Regional Gardening Reports :: National Gardening Association

Upper South

June, 2010
Regional Report

Give Your Roses Some TLC

Although we normally think of June as the month for roses, this year in much of our region May has been the month for beautiful blooms. Once that first flush of flowers has finished, remove spent flowers by cutting stems just above a five-leaflet leaf. Keep an eye out for pests, such as aphids, black spot and Japanese beetles. Have a plan of attack at the ready for when these appear. For repeat-blooming roses, be sure to feed regularly, following manufacturer's recommendations for the fertilizer you choose. It's usually best to stop feeding by August so that new growth has time to mature before frost.

Remove Spent Blooms on Lilacs and Rhododendrons

Snap or prune off the faded flowers from rhododendrons, azaleas, and mountain laurels. Be careful to avoid damaging the growth bud just below the flower cluster. This puts the plant's energy into new growth rather than seed production. Pinch off the step tips of azaleas to keep plants bushy. Remove faded lilac blooms to improve next year's bloom.

Have a "Sunny" Summer

There's still time to sow sunflower seeds in the garden for a fall crop. The giant oil seed types with the large heads are great feed for birds. Smaller-flowered, multi-branching varieties make great cut flowers. Cut flower varieties grow from a few feet tall up to six feet with flower colors ranging from burgundy to pale yellow. When choosing a variety for cut flowers, read the description to see if it says "pollenless," as this means the flowers will last longer and be less messy indoors.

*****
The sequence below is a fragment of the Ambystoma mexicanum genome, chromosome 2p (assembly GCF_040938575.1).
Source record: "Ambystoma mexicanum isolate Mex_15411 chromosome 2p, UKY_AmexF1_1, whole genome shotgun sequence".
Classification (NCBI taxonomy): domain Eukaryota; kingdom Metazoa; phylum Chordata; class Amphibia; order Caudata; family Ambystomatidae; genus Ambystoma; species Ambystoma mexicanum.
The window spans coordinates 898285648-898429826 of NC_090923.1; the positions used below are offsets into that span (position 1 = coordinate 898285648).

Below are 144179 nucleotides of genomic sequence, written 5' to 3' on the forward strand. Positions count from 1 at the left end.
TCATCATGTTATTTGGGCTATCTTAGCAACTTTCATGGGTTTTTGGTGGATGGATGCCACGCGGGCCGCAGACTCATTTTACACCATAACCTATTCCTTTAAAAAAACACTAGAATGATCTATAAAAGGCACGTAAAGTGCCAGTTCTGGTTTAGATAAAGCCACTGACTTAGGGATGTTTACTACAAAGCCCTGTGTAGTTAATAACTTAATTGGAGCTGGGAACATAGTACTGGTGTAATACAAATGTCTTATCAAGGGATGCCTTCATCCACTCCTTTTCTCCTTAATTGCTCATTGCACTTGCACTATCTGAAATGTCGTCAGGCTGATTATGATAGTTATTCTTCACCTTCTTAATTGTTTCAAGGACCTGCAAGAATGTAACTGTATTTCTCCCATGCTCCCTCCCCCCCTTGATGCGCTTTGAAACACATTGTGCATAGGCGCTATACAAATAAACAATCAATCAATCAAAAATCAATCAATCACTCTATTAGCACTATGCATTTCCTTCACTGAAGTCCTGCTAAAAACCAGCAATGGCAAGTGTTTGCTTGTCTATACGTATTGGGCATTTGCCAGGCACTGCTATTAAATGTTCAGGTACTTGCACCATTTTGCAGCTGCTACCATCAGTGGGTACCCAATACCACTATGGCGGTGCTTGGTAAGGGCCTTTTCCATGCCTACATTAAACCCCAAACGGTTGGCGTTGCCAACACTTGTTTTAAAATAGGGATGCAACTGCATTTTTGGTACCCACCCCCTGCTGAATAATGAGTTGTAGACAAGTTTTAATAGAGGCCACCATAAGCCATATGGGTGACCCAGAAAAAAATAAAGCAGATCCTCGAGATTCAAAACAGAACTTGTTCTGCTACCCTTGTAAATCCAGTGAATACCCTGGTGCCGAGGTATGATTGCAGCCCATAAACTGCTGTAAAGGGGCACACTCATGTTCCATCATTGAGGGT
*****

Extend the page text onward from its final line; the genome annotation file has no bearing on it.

Wisely Enjoy the Outdoors

Sunshine cheers us up and helps our bodies produce vitamin D, but it also can cause sunburn, premature wrinkling, cataracts, and skin cancer. To prevent the effects of too much sun exposure, apply sunscreen every day before going outside to garden, plus wear a hat and sunglasses. There are also clothes available that provide ultraviolet light protection. To avoid the effects of heat, drink plenty of water, take frequent breaks in the shade, preferably work outside in the early morning and evening, and wear a bandanna soaked in cool water around your neck.

It's Not Too Late for Vegetable Planting

By choosing the right vegetables for the season, you can be planting vegetables into September. The time for planting cool-season crops, like peas, radishes, kale, and lettuces intolerant to heat, is past, but there is still plenty of time for direct sowing summer-season vegetables like bush beans, cucumbers, and squash. If you're going to try transplanting tomatoes, peppers, and eggplants now, try to choose cooler, cloudy, rainy weather for planting. Or set cardboard boxes over the plants during the day and remove them in the evening for about a week to help the plants acclimate.


Today's site banner is by mcash70 and is called "Daylily 'Macbeth'"